AS Brighton Council’s new climate resilience officer Mel Fitzpatrick believes local government plays an important role in implementing climate change action.

Mel Fitzpatrick, Brighton’s climate resilience project officer is a keen cyclist.

Mel who studied physics at Sydney University before completing a PhD in geophysics is also a PhD in glaciology and was Australia’s first female glaciologist to conduct fieldwork on glaciers in Alaska, Greenland and Antarctica.

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Fehlberg’s bags milestones as seasons come and go

Brighton Municipality’s respected farm produce store Fehlberg’s Produce has been keeping the community stocked with farm products for almost 40 years, and it’s still going strong.

BRIGHTON Municipality’s respected farm produce store Fehlberg’s Produce has been keeping the community stocked with farm products for almost 40 years, and it’s still going strong.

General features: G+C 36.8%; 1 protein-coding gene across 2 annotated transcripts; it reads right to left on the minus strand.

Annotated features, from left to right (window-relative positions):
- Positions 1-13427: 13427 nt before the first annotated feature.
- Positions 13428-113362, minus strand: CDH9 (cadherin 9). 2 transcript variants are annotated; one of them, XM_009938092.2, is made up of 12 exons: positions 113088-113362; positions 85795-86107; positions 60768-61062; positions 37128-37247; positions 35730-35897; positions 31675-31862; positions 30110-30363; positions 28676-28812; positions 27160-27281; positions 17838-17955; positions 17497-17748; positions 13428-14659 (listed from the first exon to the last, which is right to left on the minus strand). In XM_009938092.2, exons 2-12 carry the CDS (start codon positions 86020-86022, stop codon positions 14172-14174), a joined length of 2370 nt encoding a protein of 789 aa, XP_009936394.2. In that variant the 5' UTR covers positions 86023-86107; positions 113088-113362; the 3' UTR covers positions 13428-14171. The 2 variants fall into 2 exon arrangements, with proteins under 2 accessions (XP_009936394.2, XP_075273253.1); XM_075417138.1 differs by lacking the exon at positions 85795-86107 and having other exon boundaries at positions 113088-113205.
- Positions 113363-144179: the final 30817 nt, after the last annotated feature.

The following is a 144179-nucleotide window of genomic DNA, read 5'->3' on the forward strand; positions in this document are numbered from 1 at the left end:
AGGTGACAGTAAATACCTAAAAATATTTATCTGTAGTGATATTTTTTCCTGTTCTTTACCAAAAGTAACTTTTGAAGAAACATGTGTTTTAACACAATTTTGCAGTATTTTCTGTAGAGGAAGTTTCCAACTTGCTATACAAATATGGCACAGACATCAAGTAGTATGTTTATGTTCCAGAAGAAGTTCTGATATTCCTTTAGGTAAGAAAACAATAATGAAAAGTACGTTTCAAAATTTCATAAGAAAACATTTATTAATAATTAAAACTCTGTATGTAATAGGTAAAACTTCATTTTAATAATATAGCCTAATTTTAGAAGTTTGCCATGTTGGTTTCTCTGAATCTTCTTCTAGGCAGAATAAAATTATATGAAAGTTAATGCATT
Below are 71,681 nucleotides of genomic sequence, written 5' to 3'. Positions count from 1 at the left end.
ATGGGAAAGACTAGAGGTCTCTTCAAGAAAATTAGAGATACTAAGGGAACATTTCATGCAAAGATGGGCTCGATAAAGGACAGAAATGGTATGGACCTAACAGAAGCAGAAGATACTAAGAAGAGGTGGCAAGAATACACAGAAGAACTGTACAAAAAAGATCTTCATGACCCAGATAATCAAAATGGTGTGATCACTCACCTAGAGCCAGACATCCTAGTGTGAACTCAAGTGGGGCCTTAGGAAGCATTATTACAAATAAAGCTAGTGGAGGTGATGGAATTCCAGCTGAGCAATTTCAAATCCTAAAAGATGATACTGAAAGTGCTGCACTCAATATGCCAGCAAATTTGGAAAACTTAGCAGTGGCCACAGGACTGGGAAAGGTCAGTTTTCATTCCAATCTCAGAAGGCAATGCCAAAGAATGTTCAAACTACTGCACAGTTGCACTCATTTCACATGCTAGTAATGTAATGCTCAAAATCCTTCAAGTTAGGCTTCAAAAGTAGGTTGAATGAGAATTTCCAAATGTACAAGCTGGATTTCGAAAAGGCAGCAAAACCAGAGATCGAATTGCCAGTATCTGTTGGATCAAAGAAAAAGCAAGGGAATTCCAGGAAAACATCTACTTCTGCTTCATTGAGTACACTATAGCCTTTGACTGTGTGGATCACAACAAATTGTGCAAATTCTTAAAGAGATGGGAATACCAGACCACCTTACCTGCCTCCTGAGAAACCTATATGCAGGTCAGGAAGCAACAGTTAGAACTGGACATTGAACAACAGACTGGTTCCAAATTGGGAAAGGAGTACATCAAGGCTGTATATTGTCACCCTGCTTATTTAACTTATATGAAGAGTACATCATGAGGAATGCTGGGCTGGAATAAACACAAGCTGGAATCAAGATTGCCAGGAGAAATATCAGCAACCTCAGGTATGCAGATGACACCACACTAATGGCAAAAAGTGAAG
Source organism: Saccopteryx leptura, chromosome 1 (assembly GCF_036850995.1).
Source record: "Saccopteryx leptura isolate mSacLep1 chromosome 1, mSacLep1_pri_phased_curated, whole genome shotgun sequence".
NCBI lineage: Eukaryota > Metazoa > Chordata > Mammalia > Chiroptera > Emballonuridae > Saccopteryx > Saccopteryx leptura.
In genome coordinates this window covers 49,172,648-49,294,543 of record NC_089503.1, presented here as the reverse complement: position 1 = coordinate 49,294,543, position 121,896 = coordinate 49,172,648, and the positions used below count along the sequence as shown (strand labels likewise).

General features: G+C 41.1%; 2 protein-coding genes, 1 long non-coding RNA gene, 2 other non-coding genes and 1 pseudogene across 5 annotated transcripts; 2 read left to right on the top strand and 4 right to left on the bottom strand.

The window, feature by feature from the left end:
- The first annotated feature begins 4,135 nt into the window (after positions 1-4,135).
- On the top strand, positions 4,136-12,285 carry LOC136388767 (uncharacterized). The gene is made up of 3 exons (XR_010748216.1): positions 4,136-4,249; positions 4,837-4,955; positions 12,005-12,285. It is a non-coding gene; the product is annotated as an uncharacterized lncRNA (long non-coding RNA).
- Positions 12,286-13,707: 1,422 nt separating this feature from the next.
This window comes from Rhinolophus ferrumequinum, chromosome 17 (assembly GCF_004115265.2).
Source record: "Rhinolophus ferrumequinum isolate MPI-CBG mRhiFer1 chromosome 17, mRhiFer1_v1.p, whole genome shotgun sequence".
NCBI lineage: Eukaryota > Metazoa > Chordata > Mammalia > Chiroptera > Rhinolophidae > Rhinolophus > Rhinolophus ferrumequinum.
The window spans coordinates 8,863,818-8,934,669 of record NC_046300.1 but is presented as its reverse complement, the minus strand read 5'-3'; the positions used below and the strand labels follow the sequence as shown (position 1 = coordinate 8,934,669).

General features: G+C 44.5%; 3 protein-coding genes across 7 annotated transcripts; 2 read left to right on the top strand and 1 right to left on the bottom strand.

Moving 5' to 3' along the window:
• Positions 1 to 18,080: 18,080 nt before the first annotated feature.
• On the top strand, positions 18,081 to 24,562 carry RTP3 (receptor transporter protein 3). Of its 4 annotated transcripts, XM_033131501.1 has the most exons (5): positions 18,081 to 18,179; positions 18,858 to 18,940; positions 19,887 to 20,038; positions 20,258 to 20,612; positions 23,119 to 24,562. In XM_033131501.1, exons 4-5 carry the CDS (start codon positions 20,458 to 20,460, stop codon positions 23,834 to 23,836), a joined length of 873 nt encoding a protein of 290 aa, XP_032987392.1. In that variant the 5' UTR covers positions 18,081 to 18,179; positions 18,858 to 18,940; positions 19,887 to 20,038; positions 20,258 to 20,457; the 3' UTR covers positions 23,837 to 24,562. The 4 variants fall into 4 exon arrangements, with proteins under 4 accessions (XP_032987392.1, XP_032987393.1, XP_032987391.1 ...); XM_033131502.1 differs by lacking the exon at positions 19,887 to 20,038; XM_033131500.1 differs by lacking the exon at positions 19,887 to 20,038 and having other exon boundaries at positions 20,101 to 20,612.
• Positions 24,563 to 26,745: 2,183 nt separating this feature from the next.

Fehlberg’s Produce first started trading in 1982 when father, Ivan, and son, Ivan John, opened the farm shop selling the business’s quality grown products, oaten and Lucerne chaff, hay, straw and grain to the general public.  

The fabulous team at Fehlberg’s Produce that has been keeping the community stocked with farm products. From left, Jannene Geard, Brian Shorter, David Cash and Kareena Blackwell.

“Chaff was cut weekly with the help of local farmers and bags were hand sewn for a number of years. The business soon expanded to include equestrian supplies, racing harness, tack, horseshoes, farrier supplies, dog and cat food, agricultural sprays, animal health supplies, birds, poly pipe and fittings, pumps, electrical fencing, fencing wire, Koppers logs and gates, advantage feeders,” John Fehlberg said.

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Sale trail puts used in fashion

This year’s Garage Sale Trail is part of Brighton Council’s commitment to reducing landfill and supporting residents to reuse and reduce waste at home. The program is supported by more than 115 councils across Australia. Sellers can also set up virtual garage sales as an alternative to garage sales in local neighbourhoods.

BRIGHTON Municipality households, schools, community groups and local businesses are set to join more than 400,000 people across the country on Saturday 21 and Sunday 22 November as part of the tenth annual Garage Sale Trail, which will also be taking place online for the first time.